Eccentrically Meta Canaries Wildly Uneven
Engaged Brooklyn couple Barri (Sophia Takal) and Noah (Lawrence Michael Levine) live in a nice apartment complex with spirited roommate Jean (Alia Shawkat). The latter works with his ex-girlfriend Eleanor (Annie Parisse), now an out and proud lesbian, and even with that being so his currently unemployed fiancé isn’t as okay with it all as she states. She’s equally, and more vocally, upset about his penchant for hanging out with building owner Damien (Jason Ritter) during the guy’s all-night poker parties, his apparent fondness for alcohol not helping on that front, either.
But things don’t get stressful between the two until the kindly old woman living in the rent-controlled apartment near them dies of an apparent heart attack. That’s enough for Noah, what things look like are usually what they are, so if the reports say a heart attack than it must have been a heart attack. Barri, however, refuses to follow the party line. She thinks there’s been foul play, and with Jean urging her on she transforms into an amateur Nancy Drew and begins following the woman’s son Anthony (Kevin Corrigan) certain he’s the key to cracking the case.
Like some weird combination of a “Saturday Night Live” skit, HBO’s “Girls,” cult favorite “Portlandia,” David Lynch’s Blue Velvet and the 1934 classic The Thin Man, make no mistake, Wild Canaries is in no way anywhere as serious as you might initially believe. It’s a modern day relationship comedy crossed with the demented leanings of a playfully eccentric Coen brother’s satire, Barri and Noah at the center while everyone else is there to add screwball zaniness to an already absurdist affair.
The movie, produced by Takal, written and directed by her real life husband Levine, is unquestionably ambitious, skewering itself at every turn while also paying homage to many of the more paranoid and schizophrenic classics of the genre (films like The Parallax View, Charade, Shadow of a Doubt and The Marathon Man come to mind). It’s clear the filmmaking team is having a blast, a party the entire cast seems gleefully willing to be a part of, everyone throwing themselves into it all with genuine exuberance playing things straight even when the motion picture itself is brazenly winking at the audience.
For my part, I can’t say I was as impressed as others seem to be. While the film has met with strong reviews and terrific buzz since debuting at last year’s SXSW Film Festival in Austin (the 2015 version just got rolling over the weekend), personally Wild Canaries annoyed me more than it did anything else. I didn’t like spending time with Barri and Noah, didn’t care if they were able to put the pieces of this maybe-it-really-was-murder mystery together or not. They bickered and bantered back and forth in ways that, while believable, while authentic, drove me up the wall, their dryly acerbic pitter-patter not as interesting, witty or as funny as I’m sure it was meant to be.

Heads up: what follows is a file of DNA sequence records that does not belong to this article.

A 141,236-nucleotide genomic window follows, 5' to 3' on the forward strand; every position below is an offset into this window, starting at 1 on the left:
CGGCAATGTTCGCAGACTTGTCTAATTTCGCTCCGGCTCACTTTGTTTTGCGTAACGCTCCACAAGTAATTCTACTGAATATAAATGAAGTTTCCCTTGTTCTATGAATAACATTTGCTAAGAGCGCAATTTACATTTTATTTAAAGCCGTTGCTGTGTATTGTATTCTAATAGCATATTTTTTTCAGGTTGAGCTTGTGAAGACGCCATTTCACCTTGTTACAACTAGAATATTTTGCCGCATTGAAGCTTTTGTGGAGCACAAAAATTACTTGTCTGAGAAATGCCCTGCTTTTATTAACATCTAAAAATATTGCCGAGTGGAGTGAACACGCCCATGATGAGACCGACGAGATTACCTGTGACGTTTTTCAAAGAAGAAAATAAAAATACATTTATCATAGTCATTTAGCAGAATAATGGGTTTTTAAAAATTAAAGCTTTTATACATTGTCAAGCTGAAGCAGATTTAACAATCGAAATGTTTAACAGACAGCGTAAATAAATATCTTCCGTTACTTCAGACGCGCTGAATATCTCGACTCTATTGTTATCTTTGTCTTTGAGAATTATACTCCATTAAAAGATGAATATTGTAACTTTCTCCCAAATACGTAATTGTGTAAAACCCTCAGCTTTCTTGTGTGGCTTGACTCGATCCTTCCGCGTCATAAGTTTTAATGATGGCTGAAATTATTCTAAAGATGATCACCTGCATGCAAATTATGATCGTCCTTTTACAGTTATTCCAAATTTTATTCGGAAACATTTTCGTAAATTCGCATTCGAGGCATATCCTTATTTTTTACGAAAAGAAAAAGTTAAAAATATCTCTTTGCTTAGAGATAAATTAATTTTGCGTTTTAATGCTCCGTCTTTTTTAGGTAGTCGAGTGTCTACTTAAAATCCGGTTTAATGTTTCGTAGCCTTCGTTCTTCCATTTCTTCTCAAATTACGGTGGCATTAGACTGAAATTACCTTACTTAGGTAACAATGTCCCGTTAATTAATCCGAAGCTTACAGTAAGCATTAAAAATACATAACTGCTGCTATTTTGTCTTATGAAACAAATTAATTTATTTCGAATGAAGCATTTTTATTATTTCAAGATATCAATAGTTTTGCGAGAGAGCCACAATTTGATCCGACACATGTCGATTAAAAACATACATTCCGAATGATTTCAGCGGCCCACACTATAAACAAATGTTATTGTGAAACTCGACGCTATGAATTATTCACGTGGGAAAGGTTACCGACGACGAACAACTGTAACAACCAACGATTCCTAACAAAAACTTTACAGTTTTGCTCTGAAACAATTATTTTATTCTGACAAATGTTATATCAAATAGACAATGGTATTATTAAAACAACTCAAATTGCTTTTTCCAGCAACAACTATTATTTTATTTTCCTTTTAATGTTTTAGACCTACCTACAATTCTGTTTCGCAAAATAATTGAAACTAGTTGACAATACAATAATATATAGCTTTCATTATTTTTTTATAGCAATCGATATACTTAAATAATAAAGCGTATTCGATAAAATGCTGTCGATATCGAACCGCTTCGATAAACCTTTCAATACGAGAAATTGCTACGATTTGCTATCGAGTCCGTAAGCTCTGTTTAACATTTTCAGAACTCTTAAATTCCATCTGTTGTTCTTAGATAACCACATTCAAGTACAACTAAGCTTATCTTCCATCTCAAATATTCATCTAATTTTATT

Not that Levine’s command of this material is not impressive. It is. The filmmaker shows a deft ability to transition between Woody Allen-style bits of interpersonal comedy to crazed sequences of mayhem and malfeasance that’s surprisingly engaging, suspense mixing with laughter with an easy camaraderie that’s endearing. My favorite bit involved Barri and Noah surveilling a potential suspect having to unexpectedly duck out of sight with the only problem being one of them having a serious neck injury keeping them from sudden, jerky movements. It’s a bit of visual comedy that got me giggle madly yet a scene that still burst with tension, making it a blink and you’d miss it high-point I categorically adored.
Problem is, I just didn’t care about anything that was going on or how it was all going to turn out. I didn’t like spending time with Barri and Noah, listening to them whine back and forth at one another not a thing I found enjoyable. They drove me up a wall, as did a great deal of the interactions they were having with their friends, everyone existing in the arch, highly meta alternate, somewhat bourgeois universe I didn’t want to be a part of. I was over all of it early on, and by the time heads were rolling and people were changing identities faster than a Scooby-Doo villain my interest in how it was all going to be resolved wasn’t as strong as I had hoped it would be.
There is a lot to like about Wild Canaries, not least of which is Shawkat’s scene-stealing supporting turn and Michael Montes’ (Ping Pong Summer) glorious, anachronistically retro score, and I do feel like Levine’s directorial chops are categorically, and in some ways defiantly, impressive. But because a lot of the humor struck me cold, considering I found Barri and Noah nincompoops I couldn’t tolerate, the movie didn’t do it for me, and in the end I find it to be an impressively crafted, if still empty, calling card for the filmmakers and little, if anything, else.
Film Rating: 2 (out of 4)